Bankruptcy No. 91-13034-8P7. Adv. No. 92-124.
March 29, 1993.
Thomas H. McLain, Jr., St. Petersburg, FL, for plaintiff.
Charles A. Medearis, St. Petersburg, FL, for defendant.
FINDINGS OF FACT, CONCLUSIONS OF LAW AND MEMORANDUM OPINION
THIS IS a Chapter 7 liquidation case and the matter under consideration is a challenge of the right of Robert E. Gipe (Debtor) to a general discharge and a claim of nondischargeability of a particular obligation owed by the Debtor to the Plaintiff, The Owensboro National Bank (Bank). The Complaint filed by the Bank set forth several claims in five separate Counts.
The claim in Count I is filed pursuant to § 727(a)(2) of the Bankruptcy Code and based on the contention of the Bank that the Debtor transferred assets within one year before the date of filing of his Petition for Relief under Chapter 7 of the Bankruptcy Code with the intent to hinder, delay or defraud creditors of the estate. The properties in question are set forth with specificity in Count I of the Complaint. According to the Bank, the assets were transferred by the Debtor pursuant to a Marital Settlement Agreement (Agreement) dated January 30, 1991, to his former spouse, for less than reasonable consideration and, as a result, he was left with virtually no assets other than his homestead which he claimed as exempt pursuant to Article X § 4 of the Fla. Const. The Bank further alleges in this Count that despite the transfer of these assets to the Debtor's ex-wife, she continued to provide financial support to the Debtor, including paying the major portions of his living expenses, tuition expenses, and all the monthly mortgage payments on his homestead.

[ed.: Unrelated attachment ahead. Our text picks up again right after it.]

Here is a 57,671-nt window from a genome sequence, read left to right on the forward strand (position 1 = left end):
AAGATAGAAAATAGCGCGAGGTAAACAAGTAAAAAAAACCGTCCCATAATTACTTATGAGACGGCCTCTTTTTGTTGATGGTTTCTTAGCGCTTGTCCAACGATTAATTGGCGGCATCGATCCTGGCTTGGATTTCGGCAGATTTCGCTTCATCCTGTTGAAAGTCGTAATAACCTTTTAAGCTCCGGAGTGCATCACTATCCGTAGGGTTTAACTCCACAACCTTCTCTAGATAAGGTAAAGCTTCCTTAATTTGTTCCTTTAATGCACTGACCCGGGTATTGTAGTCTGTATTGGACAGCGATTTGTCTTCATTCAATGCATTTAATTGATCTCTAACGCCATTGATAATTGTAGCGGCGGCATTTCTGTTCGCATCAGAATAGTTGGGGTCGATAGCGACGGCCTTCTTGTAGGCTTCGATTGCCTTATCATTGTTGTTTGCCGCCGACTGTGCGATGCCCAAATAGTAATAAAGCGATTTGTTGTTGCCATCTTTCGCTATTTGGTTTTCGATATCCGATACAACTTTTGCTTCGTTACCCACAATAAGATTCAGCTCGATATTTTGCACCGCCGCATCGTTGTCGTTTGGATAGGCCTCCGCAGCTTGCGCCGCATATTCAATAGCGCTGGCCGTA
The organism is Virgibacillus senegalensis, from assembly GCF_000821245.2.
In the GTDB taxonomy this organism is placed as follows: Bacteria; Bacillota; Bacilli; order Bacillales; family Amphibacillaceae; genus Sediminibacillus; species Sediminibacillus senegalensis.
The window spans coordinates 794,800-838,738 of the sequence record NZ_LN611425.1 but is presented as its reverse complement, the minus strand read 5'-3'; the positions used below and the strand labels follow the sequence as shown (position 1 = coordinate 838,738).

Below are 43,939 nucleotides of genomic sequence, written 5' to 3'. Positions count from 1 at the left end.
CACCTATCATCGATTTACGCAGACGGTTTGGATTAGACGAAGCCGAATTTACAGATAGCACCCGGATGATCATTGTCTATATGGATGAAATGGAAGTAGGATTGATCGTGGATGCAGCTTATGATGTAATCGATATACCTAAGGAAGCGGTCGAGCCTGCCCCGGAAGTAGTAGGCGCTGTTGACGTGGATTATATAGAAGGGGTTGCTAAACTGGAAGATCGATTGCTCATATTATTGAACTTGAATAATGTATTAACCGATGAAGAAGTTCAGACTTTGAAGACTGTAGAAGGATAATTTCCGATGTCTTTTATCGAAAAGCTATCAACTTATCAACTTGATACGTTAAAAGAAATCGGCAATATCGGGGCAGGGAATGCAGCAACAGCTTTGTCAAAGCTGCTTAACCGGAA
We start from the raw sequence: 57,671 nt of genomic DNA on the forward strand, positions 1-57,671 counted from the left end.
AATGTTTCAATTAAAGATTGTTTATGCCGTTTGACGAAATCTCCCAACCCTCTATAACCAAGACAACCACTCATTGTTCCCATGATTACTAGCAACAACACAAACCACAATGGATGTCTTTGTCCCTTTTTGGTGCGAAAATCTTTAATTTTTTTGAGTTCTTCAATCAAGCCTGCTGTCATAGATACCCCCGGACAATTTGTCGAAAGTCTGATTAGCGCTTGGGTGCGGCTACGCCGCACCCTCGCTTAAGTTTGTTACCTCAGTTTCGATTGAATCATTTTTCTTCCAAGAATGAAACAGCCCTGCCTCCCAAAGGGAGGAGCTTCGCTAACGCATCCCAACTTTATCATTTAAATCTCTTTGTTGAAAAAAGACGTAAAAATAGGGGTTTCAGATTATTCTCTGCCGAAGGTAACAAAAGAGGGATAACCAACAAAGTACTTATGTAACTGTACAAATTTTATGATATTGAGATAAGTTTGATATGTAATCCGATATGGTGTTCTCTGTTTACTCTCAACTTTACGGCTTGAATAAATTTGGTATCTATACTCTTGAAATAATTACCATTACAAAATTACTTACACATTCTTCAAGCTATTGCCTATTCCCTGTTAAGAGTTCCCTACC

The claim set forth in Count II is based on § 727(a)(4) of the Bankruptcy Code. In this Count the Bank alleges that the Debtor committed a false oath in connection with his bankruptcy by omitting from his Schedules of Assets a receivable from a Agreement for Deed with a value of $16,000.00 and a set of golf clubs valued at $500.00. In addition, the Bank contends the Debtor failed to fully disclose the transfers of properties to his ex-wife specifically described in Count I of the Complaint.
The claim of the Bank in Count III is based on § 727(a)(5) of the Bankruptcy Code. In this Count, the Bank alleges that the Debtor failed to satisfactorily explain the loss of assets to meet his liabilities. This contention is based in turn on the allegation that on the Financial Statements submitted by the Debtor to the Bank dated June 1, 1989, he scheduled his total assets valued at $1,291,200.00, yet on his Schedules he listed his total assets consisting of his condo, which he claimed as exempt, and personal property valued at $595.00, and, when called upon, failed to adequately explain the difference between the assets which were available for creditors in June, 1989 and those available on the date he filed his Petition for Relief under Chapter 7, on October 11, 1991.
The claim of the Bank set forth in Count IV of the Complaint involves the dischargeability, vel non, of a debt admittedly owed by the Debtor to the Bank in the amount of $576,872.03 plus interest. It is the contention of the Bank that the Debtor executed an assignment of saving account passbook or Certificates of Deposit (CD's) owned by him and his ex-wife jointly, which he assigned on behalf of himself and his ex-wife pursuant to a power of attorney purportedly granted to him by his ex-wife when, in fact, at the time he executed the assignment the power of attorney had been revoked and was no longer valid. Based on these facts, it is the contention of the Bank that as a result of this misrepresentation by the Debtor caused a defective assignment and the Bank lost its collateral which secured a debt in the amount of $70,000.00.